Since I use many stories in my speaking and writing, people constantly share tales with me they think might be good material. In one such instance, an elderly gentleman named Clayton told me about his encounter with a skunk as a young man. He had hiked into the mountains to camp for a few days to gain solitude and sort out some things. The major problem he was dealing with was how to react to a man spreading rumors about him.
In the early morning hours of the second night, Clayton was awakened by a scratching sound in his tent. In the moonlight he discovered a skunk had entered and was rummaging through his belongings. With his large hiking stick by his side and the skunk distracted by an apparent found treasure, Clayton thought he had a chance to pick up the stick and club the potent intruder. But Clayton appreciates and loves animals, so he quickly discarded that idea.
Instead of doing anything at all, Clayton just lay there very quietly, not moving or making a sound. Then, as the skunk’s rummaging continued, he thought again about attempting to club the skunk before he could release his stench. But apart from the fact that Clayton did not want to kill any animal, he thought, “Suppose I did successfully pick up the stick, strike a perfect blow and kill him instantly – in his dying act he could still ruin my tent and everything in it, and make me sick and smelly for quite a while.”
So, again, Clayton decided his smartest move was not to move. He had packed his food in an animal-proof container and now prepared to wait out the search. After a few minutes – which seemed like hours – the skunk decided there was nothing for him and departed as he had entered, having done absolutely no harm at all. Breathing a sigh of relief and thanking God he had made the right decision, Clayton returned to his peaceful slumber. He was happy not to have “created a stink” by foolishly defending himself or initiating an attack against the foul critter invading his space.
The next day while Clayton was eating breakfast, he decided God must have sent the skunk his way to teach him how to deal with the big problem on his mind. He thought about how oftentimes our space is invaded by some creature intent upon rummaging through our lives, actions and motives. Human nature says, “Retaliate! Club him!” The wiser course, however, is usually to remain silent and do nothing. Attempting to retaliate and club a skunk may only leave you feeling bad and smelling the same!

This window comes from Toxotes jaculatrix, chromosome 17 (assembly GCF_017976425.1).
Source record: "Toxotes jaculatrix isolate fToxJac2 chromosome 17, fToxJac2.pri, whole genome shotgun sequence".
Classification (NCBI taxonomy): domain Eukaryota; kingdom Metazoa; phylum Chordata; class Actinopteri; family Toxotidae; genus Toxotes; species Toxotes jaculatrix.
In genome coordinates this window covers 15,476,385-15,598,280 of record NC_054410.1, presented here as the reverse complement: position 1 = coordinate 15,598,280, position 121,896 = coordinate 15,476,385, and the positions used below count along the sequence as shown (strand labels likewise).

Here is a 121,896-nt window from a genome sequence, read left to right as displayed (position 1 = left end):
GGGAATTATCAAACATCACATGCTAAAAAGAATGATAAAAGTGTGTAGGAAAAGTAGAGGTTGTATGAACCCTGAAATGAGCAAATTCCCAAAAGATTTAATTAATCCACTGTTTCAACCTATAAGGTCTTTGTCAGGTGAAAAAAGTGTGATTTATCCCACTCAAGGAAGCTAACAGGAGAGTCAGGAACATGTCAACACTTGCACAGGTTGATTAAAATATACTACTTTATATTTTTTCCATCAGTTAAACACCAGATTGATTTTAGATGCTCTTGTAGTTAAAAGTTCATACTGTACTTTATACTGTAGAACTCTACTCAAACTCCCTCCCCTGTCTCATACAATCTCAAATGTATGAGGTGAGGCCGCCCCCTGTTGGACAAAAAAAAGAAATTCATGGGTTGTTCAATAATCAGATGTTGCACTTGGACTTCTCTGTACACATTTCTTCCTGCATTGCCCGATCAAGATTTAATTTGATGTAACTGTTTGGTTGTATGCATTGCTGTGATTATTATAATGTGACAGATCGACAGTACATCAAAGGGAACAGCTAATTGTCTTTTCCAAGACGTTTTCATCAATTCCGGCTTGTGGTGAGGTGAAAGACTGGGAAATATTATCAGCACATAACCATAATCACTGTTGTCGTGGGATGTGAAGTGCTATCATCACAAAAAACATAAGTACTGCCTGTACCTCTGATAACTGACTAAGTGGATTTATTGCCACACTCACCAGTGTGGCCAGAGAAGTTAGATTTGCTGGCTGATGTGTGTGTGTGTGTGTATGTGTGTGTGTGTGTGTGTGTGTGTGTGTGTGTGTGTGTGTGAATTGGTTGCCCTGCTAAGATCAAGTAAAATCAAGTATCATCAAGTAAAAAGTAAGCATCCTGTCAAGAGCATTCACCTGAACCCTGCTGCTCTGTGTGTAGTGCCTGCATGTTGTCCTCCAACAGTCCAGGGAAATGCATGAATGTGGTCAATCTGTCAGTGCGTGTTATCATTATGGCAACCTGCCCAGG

As Clayton packed up and began his journey home, he continued to think about the lesson learned. He confirmed that his decision to hold off on verbally or physically attacking the human intruder in his life was a wise one. He also decided that if the intruder did not eventually go away like the skunk, then he could at least approach the man in a civil way, without a club. He told himself that God gives humans the ability to talk, to communicate, and to settle things without calling upon the baser animal instincts.
Great lesson, Clayton! And it came at a good time for me. A friend told me recently about a woman who apparently is filled with low self-esteem, bitterness and jealously, and constantly belittles people. The friend said I was the woman’s latest target. My friend set her straight, but still wanted me to know about the woman’s unkindness. I thanked her and told her I would just let things run their course. Meanwhile, I said I would remain polite and cordial to the woman, help her in any way I could, and pray that God would help her resolve her problems.
And that’s the key – realizing it is the intruder who has the problem. It is the rumormonger who must claim ownership and seek solution. This is the one we should have concern for and seek to help.
Carl Mays, author of over a dozen books and speaker at over 2500 events, can be contacted at email@example.com or 865-436-7478. His books, including his two most recent, “People of Passion” and “Are We Communicating Yet?” are available in stores, at www.carlmays.com, and on www.amazon.com.
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